Google Clone Makes It Easy to Search for Drugs and Guns on the Dark Web

It can be hard to find good smack without leaving the comfort of your own home. At least it used to be. A new search engine for black markets is making it easier than ever to find anything from high quality heroin to assault rifles. The site even looks just like Google. It's called Grams, and it works remarkably well.

You simply open up your Tor browser—it only works with Tor—navigate to grams7enufi7jmdl.onion, type in your sin, and in half a second you're presented with a buffet of options. There's even an "I'm Feeling Lucky" button. Yes, there's is now an "I'm Feeling Lucky" button for meth on the internet, albeit a buggy one. We tried to find some crystal quickly and were instead redirected to a search for "silencer." At least, there's a built in joke, there.

You can't blame Grams for being a little janky so far, though. It's the work of one man, who simply calls himself Gramsadmin. "I noticed on the forums and reddit people were constantly asking 'where to get product X?' and 'which market had product X?' or 'who had the best product X and was reliable and not a scam?'" he told Wired. "I wanted to make it easy for people to find things they wanted on the darknet and figure out who was a trustworthy vendor."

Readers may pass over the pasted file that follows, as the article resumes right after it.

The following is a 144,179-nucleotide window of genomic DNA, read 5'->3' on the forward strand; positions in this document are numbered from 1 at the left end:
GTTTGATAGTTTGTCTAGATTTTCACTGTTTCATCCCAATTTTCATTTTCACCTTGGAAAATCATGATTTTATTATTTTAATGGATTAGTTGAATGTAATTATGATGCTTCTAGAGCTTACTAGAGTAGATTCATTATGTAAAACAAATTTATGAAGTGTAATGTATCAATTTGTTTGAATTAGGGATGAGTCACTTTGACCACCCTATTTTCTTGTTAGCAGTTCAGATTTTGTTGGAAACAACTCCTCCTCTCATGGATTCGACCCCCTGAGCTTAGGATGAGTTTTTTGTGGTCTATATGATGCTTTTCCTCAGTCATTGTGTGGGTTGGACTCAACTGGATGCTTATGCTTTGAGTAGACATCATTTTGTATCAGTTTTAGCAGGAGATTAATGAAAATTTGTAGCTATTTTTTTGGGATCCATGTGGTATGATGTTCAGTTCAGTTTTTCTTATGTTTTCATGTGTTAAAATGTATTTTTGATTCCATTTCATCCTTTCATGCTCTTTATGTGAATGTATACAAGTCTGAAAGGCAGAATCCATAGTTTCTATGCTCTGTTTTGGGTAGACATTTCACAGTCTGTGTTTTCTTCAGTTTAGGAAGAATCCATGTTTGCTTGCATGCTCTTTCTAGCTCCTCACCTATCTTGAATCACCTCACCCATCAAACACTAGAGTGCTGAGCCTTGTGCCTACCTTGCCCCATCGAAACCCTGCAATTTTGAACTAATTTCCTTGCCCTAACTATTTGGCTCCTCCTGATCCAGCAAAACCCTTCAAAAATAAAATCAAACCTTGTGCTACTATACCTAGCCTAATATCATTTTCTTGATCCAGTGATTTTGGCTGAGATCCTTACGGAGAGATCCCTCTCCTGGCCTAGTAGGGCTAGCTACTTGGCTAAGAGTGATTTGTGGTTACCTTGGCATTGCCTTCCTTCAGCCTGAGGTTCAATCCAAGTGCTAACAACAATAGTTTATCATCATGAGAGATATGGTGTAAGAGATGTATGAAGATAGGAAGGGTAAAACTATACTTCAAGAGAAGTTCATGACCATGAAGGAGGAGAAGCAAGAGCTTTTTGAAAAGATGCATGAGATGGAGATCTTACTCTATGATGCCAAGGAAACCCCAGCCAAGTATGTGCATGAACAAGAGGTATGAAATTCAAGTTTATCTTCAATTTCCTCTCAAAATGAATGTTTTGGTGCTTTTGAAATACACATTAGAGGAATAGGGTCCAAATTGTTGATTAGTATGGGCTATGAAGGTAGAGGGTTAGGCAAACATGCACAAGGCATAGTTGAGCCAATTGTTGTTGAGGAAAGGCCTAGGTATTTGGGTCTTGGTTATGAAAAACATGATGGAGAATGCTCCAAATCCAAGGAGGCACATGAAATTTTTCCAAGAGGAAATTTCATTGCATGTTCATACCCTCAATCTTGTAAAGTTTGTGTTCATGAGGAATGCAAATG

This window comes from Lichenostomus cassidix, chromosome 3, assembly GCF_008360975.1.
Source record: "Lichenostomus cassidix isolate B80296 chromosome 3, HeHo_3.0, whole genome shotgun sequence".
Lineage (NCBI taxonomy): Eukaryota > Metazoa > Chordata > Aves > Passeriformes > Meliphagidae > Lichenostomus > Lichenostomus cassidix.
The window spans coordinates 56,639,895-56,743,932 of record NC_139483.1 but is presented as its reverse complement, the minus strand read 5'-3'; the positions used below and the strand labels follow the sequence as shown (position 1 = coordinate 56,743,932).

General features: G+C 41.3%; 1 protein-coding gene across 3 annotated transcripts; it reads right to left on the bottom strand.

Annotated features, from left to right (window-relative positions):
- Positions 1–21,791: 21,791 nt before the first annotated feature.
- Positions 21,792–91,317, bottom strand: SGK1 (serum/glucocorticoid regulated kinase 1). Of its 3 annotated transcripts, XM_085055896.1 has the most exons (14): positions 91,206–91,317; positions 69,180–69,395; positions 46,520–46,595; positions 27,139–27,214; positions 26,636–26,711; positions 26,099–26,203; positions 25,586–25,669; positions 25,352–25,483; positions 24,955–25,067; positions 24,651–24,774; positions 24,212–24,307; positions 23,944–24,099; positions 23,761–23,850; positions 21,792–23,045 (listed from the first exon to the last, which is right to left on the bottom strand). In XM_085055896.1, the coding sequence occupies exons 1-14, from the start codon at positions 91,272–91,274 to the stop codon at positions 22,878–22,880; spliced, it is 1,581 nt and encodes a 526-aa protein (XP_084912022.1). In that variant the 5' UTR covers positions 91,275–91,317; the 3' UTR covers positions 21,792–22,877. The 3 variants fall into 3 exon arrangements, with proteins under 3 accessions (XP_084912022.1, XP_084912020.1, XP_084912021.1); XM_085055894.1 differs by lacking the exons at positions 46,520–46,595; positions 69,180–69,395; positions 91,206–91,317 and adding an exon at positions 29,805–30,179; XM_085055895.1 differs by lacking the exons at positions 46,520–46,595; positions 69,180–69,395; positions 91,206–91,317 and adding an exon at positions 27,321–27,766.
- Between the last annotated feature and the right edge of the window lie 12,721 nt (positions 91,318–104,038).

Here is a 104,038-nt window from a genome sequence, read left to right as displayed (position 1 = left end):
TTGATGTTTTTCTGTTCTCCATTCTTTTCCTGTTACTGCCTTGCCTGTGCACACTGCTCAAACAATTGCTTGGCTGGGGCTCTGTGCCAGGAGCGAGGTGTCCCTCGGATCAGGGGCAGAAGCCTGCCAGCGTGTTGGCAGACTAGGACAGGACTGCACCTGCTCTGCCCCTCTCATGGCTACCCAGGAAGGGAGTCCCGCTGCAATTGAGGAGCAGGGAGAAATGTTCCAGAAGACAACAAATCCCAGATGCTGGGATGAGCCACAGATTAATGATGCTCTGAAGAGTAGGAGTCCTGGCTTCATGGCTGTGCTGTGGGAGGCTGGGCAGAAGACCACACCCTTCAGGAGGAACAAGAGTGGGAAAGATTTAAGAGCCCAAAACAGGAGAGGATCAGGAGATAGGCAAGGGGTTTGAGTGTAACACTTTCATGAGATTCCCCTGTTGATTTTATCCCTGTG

Google Clone Makes It Easy to Search for Drugs and Guns on the Dark Web

For now, Grams works with eight different black markets, including SilkRoad2, Pandora, and something called Nice Guy. Each of the markets have also given Grams explicit permission to scrape their sites for search data. Gramsadmin, who built the whole site in just two weeks, says he'll soon have a Google AdWords-like product as well that will let vendors promote their listings. He'd like to hire a programmer to help, but it turns out it's hard to find hackers you can trust.

Obviously, there's a lot about this new idea that's highly illegal, so who knows how long it'll stay up and running. If you've searching high and low trying to find an AR-15 with the serial numbers filed off, though, now's your chance. [Wired]